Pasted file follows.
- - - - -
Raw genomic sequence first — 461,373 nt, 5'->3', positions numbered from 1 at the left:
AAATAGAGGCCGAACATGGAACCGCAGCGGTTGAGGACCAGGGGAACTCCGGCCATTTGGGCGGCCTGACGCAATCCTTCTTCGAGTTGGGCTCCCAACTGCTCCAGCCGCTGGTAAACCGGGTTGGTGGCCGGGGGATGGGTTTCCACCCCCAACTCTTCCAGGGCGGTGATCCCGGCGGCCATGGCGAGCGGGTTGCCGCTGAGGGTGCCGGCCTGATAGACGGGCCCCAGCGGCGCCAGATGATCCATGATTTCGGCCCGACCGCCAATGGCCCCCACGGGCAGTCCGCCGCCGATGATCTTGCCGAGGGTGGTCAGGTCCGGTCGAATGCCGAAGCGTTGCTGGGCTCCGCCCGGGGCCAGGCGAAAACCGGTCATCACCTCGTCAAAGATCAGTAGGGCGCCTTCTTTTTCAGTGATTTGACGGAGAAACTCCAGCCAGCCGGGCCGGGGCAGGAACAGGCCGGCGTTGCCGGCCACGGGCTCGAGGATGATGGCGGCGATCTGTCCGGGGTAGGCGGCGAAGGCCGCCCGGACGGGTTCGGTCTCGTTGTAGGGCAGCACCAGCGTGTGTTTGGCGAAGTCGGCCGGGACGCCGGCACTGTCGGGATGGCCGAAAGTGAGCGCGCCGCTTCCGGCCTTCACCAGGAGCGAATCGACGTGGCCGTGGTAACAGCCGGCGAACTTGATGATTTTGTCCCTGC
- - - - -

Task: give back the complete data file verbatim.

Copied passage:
Raw genomic sequence first — 461,373 nt, 5'->3', positions numbered from 1 at the left:
AAATAGAGGCCGAACATGGAACCGCAGCGGTTGAGGACCAGGGGAACTCCGGCCATTTGGGCGGCCTGACGCAATCCTTCTTCGAGTTGGGCTCCCAACTGCTCCAGCCGCTGGTAAACCGGGTTGGTGGCCGGGGGATGGGTTTCCACCCCCAACTCTTCCAGGGCGGTGATCCCGGCGGCCATGGCGAGCGGGTTGCCGCTGAGGGTGCCGGCCTGATAGACGGGCCCCAGCGGCGCCAGATGATCCATGATTTCGGCCCGACCGCCAATGGCCCCCACGGGCAGTCCGCCGCCGATGATCTTGCCGAGGGTGGTCAGGTCCGGTCGAATGCCGAAGCGTTGCTGGGCTCCGCCCGGGGCCAGGCGAAAACCGGTCATCACCTCGTCAAAGATCAGTAGGGCGCCTTCTTTTTCAGTGATTTGACGGAGAAACTCCAGCCAGCCGGGCCGGGGCAGGAACAGGCCGGCGTTGCCGGCCACGGGCTCGAGGATGATGGCGGCGATCTGTCCGGGGTAGGCGGCGAAGGCCGCCCGGACGGGTTCGGTCTCGTTGTAGGGCAGCACCAGCGTGTGTTTGGCGAAGTCGGCCGGGACGCCGGCACTGTCGGGATGGCCGAAAGTGAGCGCGCCGCTTCCGGCCTTCACCAGGAGCGAATCGACGTGGCCGTGGTAACAGCCGGCGAACTTGATGATTTTGTCCCTGC